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January 05, 2011

‘Tron: Legacy’ director Joseph Kosinski: ‘The meaning of the movie has changed for me’

Posted in: Movies

tron set Tron: Legacy director Joseph Kosinski: The meaning of the movie has changed for me

Olivia Wilde, Joseph Kosinski and Jeff Bridges on the set of "Tron: Legacy." (Walt Disney Studios)

Tron: Legacy” has pulled in $244 million in global box office since its Dec. 17 release, and as far as visual effects and design go,  it has been the most discussed and debated film of 2010. The visions of the movie were achieved by a massive team, but right at the top of that glowing pyramid was Joseph Kosinski, who made his feature-film debut with the movie.  We talked to the filmmaker about the movie’s heritage, modern digital life and those CG faces that left some moviegoers wandering the uncanny valley.

GB: The original film was certainly a landmark moment on several levels, but — for someone new coming to it now in 2011 — it may be easier to respect than to actually enjoy. Or do you think that’s unfair to say?

JK: Steven Lisberger [“Tron” director] told me, “You’ve paid homage to the film that you remember.” And that’s probably perfect in that I hadn’t seen the original film in years when I first talked to [producer] Sean Bailey about what a “Tron” movie might look like now in a post-“Matrix” era. My answers and my spirit in giving those answers were all based on the impressions of a kid seeing the movie and seeing it back then. You never watch movies the same as you do when you’re a kid ever again. I’m kind of glad I hadn’t spent time with the film more recently and got caught up in how it had aged as opposed to the impression it made on a young person seeing it for the first time.

tron glow Tron: Legacy director Joseph Kosinski: The meaning of the movie has changed for me

"Tron: Legacy." (Walt Disney Co.)

GB: The original movie was a middling success commercially, and most young moviegoers today have never seen it. But like the title of your film, there’s a real legacy of “Tron” that echoes in today’s visual-effects community, in animation, in music, in design and most certainly in video games. Could you talk a bit about the things that made the 1982 movie so singular?

JK: It’s the first movie that really talked about our relationship with digital technology, and for an audience in 1982, that was a pretty foreign thing. And it was an exciting thing. At the time, Steven was doing something that was really out there. Now it’s something we take for granted. That’s why I feel like it’s a good time to go back and explore these ideas again to look at them and use this world as a prism. Where is our relationship with technology? To look at how it can be a powerful and good thing but also how it can lead to bad and dangerous things.  What are we going to struggle with as technology continues to invade our lives in every way? That’s why the father-son story was a good emotional foundation for us; it’s all about keeping our priorities straight and focusing on what is right in front of us. I became a father while making this movie, and it resonates for me now in a different way than it did when we first got underway. The meaning of the movie has changed for me, or maybe it means more to me. That’s what makes this a Disney movie too. There’s a human story at the center.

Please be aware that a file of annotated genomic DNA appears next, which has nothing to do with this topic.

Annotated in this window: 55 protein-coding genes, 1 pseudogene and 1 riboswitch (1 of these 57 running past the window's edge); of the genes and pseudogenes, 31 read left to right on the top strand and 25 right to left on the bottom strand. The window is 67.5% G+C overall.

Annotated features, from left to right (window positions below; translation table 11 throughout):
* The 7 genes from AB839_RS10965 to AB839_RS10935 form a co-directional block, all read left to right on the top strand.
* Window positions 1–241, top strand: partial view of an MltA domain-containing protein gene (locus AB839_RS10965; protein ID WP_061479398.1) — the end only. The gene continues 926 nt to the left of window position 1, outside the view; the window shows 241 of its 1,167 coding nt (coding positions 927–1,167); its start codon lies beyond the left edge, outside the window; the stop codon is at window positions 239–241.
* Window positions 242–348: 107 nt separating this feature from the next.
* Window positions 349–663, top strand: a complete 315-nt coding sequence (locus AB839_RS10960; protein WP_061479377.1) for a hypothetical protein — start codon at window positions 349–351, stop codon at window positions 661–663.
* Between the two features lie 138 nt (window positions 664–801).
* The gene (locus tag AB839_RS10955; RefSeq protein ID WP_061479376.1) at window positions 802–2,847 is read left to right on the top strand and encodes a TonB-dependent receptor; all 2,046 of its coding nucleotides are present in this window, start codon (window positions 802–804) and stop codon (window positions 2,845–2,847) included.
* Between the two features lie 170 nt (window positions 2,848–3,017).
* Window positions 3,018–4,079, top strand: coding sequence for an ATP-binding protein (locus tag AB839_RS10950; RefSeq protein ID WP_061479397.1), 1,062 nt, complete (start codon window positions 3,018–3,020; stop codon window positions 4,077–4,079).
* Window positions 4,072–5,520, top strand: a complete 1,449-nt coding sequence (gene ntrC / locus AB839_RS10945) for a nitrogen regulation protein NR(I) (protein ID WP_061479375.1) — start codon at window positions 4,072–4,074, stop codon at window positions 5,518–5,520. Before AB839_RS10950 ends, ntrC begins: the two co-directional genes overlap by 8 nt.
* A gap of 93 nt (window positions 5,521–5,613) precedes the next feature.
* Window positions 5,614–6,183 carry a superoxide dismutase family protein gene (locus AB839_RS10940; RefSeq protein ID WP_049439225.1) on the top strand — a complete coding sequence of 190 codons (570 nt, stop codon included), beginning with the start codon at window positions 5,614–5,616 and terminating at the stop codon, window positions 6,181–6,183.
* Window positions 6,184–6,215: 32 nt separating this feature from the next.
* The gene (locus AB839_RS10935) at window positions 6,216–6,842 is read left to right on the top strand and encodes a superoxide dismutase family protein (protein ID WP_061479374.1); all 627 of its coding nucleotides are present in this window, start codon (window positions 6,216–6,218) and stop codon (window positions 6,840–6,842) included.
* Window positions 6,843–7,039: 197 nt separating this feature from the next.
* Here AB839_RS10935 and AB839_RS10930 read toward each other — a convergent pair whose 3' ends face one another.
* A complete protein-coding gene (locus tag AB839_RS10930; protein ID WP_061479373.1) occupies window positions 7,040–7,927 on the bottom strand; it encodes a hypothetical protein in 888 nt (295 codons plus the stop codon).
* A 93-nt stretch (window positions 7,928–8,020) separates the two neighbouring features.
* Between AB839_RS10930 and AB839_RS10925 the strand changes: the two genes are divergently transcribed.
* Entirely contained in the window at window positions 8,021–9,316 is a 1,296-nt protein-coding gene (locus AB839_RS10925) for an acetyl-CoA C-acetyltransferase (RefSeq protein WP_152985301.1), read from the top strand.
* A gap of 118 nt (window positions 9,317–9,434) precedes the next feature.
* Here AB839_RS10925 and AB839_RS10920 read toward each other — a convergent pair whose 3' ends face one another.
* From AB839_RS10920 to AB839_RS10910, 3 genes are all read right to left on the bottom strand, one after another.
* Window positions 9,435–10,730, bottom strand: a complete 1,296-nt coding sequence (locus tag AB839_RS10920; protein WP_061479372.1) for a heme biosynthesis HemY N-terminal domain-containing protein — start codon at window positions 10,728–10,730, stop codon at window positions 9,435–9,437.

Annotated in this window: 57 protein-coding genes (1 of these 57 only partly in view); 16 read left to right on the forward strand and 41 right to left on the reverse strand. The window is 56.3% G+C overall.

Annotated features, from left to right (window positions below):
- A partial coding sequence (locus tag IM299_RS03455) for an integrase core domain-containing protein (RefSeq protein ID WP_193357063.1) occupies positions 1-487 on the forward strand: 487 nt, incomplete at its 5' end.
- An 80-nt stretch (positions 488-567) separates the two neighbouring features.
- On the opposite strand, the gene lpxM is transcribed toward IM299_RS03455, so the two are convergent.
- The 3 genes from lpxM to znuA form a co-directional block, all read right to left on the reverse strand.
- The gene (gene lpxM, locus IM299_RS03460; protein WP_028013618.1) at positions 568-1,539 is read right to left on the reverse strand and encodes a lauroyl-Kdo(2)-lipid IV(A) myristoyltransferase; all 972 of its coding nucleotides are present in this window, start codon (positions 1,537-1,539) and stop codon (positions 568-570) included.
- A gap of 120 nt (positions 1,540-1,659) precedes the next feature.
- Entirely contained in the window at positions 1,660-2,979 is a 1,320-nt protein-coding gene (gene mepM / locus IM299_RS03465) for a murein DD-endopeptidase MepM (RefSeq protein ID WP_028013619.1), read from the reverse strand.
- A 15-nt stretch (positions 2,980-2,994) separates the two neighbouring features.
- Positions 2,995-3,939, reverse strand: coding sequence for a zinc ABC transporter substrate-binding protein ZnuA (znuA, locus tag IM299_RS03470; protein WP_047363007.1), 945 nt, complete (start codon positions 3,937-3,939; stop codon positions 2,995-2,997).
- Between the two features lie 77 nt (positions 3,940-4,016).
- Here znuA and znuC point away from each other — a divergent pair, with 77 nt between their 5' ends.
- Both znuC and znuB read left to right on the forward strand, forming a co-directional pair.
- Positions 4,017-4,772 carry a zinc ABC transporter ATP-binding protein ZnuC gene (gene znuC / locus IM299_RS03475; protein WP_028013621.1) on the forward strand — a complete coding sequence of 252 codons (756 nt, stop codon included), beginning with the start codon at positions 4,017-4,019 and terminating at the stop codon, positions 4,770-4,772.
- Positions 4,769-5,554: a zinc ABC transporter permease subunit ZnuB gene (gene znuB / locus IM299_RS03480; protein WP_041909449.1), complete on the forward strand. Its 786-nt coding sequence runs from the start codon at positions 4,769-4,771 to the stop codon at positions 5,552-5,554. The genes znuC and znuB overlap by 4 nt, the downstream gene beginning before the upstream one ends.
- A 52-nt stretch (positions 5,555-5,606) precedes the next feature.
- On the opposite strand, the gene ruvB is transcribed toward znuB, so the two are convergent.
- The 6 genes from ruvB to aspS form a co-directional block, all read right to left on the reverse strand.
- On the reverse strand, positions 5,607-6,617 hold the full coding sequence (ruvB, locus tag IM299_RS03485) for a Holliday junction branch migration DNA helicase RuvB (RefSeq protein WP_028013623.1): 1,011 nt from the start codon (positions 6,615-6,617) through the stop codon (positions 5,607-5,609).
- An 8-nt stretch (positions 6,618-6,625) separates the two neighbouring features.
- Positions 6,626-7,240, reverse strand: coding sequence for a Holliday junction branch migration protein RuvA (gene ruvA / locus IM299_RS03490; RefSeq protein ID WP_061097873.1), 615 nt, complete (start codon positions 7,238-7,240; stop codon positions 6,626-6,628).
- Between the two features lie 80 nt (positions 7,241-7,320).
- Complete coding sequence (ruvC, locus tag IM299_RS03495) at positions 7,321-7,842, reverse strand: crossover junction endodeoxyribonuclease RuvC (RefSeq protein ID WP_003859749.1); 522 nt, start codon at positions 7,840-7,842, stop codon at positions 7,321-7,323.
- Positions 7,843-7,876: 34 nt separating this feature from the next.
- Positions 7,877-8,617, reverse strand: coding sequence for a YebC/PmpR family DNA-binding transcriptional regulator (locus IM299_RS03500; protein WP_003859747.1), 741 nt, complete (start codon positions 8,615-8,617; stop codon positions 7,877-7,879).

GB: How worried were you that you were essentially making a sequel to a story that the vast majority of today’s ticket-buying public had little or no memory of? It must have given you pause.

JK: Oh yes, absolutely. Coming in, there were two promises that I made to Disney. That this would be a human story at its heart and, No. 2, that this would be a movie that could stand on its own. And that was a considerable challenge. You see that challenge int he first 10 minutes of the movie; we had to catch people up in the most efficient way possible with just enough information so they know what’s going on and they can pick it up and run with it without having seen the first movie. An established property can be a blessing and a challenge. On one hand you have all those fans of the original that you can pick up with and continue on with but then you have a lot of people out there who haven’t seen the first and might feel like this isn’t a movie for them because of that.

GB: Jeff Bridges is the connective tissue between the two films, and he plays three roles, in essence, in the film as CLU and as a younger and older version of Kevin Flynn.  That’s something that makes the audience lean forward, but there’s some gamble in it, too, especially when it comes to achieving an emotive CG-crafted visage of young Flynn.

JK: We felt we had to be ambitious because the first film was so ambitious in using technology to tell its story and to tell a story about technology. There’s nothing harder in the world of visual effects right now than creating a human face or a human character. And we made it more difficult in that we put that character in scenes with a bunch of other real human beings, and we’re doing it with a face of someone that everyone knows  and we’re doing it in 3-D. We were probably nuts to try. But we had to give it a try. It’s a new kind of story we were able to tell because of this — this relationship between Kevin Flynn and his digital son and his real son is, I think, an interesting twist on a classic story. I’m really proud of the work we did, and I think we pushed the bar another notch higher with this film. It will be fun to see who takes it the next step.

— Geoff Boucher

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